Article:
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09/24/2006 05:00 PM THE ALPHABET OF BIBLICAL HEBREW Page 1 of 10 THE ALPHABET OF BIBLICAL HEBREW This page is an introduction to the alphabet of Hebrew Scripture. Hebrew is a Semitic language. The word Semitic comes from the name Shem, named in Genesis as the son of Noah, whose descendants now live in the Middle East. Phoenician, Hebrew, Aramaic, and Arabic are examples of Semitic languages, which have several characteristics, such as a consonantal system with three-letter word roots to connote meaning. The Aramaic and Hebrew alphabets, as Greek, were derived from the Phoenician alphabet. Phoenicia (now Lebanon) was a peaceful sea-faring nation expert in navigation and trade that developed their alphabet around 1400 BC in an effort to communicate with their diverse trading partners that encircled the Mediterranean Sea. The Phoenician alphabet was widely received, as it was only 22 letters based on sound, as opposed to the myriad of symbols in cuneiform and hieroglyphics prevalent at the time. Biblical Hebrew contains 22 letters, as noted in Psalm 119, all of which are consonants . The
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09/24/2006 05:00 PM THE ALPHABET OF BIBLICAL HEBREW Page 2 of 10 alphabet and language remained pure until the Babylonian exile in 587 BC, when spoken Hebrew came under the influence of other languages, particularly Aramaic. Aramaic became the prevailing language, or "lingua franca" of the entire Middle East from about 800 BC to 400 AD. Jesus and his Apostles spoke Aramaic. Because of the Dispersion of the people of Israel to Babylon and Egypt, knowledge of pre-exilic texts was dependent on oral tradition. This occasionally gave rise to an ambiguity of interpretation for a text written purely in consonants. The Hebrew language adopted the Imperial Aramaic alphabet. As the Aramaic alphabet became the Hebrew alphabet, Hebrew papyri and parchments of the second and first centuries BC were written in the Aramaic alphabet. The original Hebrew alphabet persisted solely with the Samaritans. The Biblical Hebrew text available to us today is thus written in the Hebrew language with the adopted Aramaic alphabet. While the Hebrew language is thriving today, the Aramaic language was replaced by Arabic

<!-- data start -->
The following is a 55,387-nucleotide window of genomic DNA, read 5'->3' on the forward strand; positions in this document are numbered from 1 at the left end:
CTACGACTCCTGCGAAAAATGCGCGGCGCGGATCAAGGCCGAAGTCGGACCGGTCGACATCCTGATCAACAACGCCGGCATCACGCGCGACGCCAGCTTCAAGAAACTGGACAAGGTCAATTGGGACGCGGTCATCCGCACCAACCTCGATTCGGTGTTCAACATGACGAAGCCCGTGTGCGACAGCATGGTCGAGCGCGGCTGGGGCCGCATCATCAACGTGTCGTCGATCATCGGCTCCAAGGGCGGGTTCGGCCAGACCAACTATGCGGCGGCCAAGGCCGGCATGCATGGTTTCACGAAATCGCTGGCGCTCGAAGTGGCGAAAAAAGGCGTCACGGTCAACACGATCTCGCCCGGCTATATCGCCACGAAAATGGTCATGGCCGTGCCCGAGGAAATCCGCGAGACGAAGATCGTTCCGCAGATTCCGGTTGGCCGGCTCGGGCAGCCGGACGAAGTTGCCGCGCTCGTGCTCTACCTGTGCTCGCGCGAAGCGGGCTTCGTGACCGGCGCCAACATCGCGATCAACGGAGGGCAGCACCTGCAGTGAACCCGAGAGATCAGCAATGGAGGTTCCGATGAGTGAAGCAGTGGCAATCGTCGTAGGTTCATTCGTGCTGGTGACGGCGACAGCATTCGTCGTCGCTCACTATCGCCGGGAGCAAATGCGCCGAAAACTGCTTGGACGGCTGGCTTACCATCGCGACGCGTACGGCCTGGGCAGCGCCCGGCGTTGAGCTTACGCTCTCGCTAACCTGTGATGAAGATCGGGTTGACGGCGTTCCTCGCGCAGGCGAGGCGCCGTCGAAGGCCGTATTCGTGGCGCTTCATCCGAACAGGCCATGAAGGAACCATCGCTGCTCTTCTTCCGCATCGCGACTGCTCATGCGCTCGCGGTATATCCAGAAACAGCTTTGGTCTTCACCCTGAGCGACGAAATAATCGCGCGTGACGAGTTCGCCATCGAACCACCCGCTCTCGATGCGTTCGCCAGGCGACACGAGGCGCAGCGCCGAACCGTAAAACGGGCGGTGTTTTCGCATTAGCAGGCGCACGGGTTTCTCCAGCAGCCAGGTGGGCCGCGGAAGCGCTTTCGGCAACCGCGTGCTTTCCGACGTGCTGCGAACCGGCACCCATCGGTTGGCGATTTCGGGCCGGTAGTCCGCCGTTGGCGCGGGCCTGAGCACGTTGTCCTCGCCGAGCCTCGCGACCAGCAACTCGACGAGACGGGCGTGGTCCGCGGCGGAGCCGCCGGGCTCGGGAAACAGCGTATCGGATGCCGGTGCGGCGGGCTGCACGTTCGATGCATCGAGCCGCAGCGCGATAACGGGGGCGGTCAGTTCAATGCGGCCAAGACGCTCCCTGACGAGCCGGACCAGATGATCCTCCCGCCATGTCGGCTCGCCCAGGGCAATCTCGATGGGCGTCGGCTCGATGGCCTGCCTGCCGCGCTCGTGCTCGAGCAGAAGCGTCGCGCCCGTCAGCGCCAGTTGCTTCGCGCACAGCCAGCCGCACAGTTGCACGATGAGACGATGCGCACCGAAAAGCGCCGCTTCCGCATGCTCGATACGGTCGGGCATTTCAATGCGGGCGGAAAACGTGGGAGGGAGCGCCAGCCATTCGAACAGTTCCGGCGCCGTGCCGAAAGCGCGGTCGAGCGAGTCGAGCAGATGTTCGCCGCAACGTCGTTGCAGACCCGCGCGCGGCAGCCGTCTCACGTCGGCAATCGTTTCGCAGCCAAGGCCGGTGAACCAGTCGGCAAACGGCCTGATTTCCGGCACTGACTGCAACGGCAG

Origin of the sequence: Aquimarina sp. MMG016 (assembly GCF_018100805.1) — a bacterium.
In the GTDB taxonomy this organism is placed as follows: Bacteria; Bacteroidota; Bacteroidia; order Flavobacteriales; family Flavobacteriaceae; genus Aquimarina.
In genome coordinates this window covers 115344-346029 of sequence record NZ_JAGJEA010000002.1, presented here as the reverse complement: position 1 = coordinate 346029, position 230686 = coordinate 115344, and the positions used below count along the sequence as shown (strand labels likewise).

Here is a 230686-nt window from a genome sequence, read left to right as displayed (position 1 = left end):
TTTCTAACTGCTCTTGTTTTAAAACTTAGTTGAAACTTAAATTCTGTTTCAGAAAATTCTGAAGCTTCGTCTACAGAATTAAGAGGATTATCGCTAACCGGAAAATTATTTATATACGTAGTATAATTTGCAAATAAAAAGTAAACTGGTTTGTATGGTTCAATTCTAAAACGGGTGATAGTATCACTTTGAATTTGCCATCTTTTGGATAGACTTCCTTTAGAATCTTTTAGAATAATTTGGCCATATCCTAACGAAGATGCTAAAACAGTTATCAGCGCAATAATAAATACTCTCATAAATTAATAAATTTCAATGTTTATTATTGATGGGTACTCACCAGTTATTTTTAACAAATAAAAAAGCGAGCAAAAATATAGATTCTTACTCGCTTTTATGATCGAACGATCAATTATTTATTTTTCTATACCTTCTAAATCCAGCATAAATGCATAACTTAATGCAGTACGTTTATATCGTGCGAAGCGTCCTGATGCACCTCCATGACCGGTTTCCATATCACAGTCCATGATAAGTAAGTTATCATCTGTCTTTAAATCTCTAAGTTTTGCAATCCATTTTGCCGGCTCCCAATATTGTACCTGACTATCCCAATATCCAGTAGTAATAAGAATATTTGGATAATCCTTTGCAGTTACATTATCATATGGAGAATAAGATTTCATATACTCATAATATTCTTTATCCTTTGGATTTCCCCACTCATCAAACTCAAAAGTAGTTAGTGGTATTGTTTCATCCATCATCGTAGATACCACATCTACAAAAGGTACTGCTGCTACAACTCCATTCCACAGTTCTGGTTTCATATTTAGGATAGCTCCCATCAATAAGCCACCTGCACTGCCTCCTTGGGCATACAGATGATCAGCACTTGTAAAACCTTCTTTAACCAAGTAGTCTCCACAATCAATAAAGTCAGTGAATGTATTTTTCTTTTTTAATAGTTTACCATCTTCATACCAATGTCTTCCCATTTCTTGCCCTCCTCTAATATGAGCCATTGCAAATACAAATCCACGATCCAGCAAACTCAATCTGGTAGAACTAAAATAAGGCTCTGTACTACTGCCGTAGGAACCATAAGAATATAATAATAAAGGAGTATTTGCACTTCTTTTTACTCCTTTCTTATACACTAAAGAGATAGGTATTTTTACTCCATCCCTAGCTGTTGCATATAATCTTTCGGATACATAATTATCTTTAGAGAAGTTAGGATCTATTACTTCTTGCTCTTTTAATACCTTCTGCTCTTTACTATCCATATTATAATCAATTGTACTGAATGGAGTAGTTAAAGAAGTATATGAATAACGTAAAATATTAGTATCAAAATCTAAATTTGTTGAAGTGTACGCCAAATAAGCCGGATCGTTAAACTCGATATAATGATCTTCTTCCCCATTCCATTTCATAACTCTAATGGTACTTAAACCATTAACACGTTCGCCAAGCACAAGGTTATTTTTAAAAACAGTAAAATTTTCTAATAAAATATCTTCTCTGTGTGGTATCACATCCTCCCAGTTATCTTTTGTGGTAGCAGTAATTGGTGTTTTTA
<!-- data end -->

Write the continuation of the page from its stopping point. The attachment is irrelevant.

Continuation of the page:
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This note was uploaded on 09/08/2010 for the course AMS 100W at San Jose State University .

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